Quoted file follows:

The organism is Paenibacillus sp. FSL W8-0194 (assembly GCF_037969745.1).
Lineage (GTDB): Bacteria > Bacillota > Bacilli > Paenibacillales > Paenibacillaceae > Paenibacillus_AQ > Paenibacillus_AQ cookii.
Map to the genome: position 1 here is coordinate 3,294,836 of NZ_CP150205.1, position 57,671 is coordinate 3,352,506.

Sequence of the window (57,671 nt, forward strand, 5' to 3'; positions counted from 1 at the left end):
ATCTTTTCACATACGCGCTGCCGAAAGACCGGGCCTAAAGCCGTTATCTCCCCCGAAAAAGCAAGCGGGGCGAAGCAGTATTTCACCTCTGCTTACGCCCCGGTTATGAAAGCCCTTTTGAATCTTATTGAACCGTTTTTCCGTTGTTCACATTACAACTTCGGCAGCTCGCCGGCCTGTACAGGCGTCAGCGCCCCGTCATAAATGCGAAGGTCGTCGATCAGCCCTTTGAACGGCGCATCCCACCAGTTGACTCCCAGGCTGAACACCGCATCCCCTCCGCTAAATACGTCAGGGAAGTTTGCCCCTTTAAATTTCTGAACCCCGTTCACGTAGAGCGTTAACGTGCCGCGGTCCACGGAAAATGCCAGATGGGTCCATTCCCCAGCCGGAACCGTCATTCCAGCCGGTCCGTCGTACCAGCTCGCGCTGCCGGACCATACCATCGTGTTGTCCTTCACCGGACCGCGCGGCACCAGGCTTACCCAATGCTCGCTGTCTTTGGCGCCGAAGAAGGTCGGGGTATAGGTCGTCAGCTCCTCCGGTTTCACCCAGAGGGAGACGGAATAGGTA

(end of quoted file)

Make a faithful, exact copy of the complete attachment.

The organism is Paenibacillus sp. FSL W8-0194 (assembly GCF_037969745.1).
Lineage (GTDB): Bacteria > Bacillota > Bacilli > Paenibacillales > Paenibacillaceae > Paenibacillus_AQ > Paenibacillus_AQ cookii.
Map to the genome: position 1 here is coordinate 3,294,836 of NZ_CP150205.1, position 57,671 is coordinate 3,352,506.

Sequence of the window (57,671 nt, forward strand, 5' to 3'; positions counted from 1 at the left end):
ATCTTTTCACATACGCGCTGCCGAAAGACCGGGCCTAAAGCCGTTATCTCCCCCGAAAAAGCAAGCGGGGCGAAGCAGTATTTCACCTCTGCTTACGCCCCGGTTATGAAAGCCCTTTTGAATCTTATTGAACCGTTTTTCCGTTGTTCACATTACAACTTCGGCAGCTCGCCGGCCTGTACAGGCGTCAGCGCCCCGTCATAAATGCGAAGGTCGTCGATCAGCCCTTTGAACGGCGCATCCCACCAGTTGACTCCCAGGCTGAACACCGCATCCCCTCCGCTAAATACGTCAGGGAAGTTTGCCCCTTTAAATTTCTGAACCCCGTTCACGTAGAGCGTTAACGTGCCGCGGTCCACGGAAAATGCCAGATGGGTCCATTCCCCAGCCGGAACCGTCATTCCAGCCGGTCCGTCGTACCAGCTCGCGCTGCCGGACCATACCATCGTGTTGTCCTTCACCGGACCGCGCGGCACCAGGCTTACCCAATGCTCGCTGTCTTTGGCGCCGAAGAAGGTCGGGGTATAGGTCGTCAGCTCCTCCGGTTTCACCCAGAGGGAGACGGAATAGGTA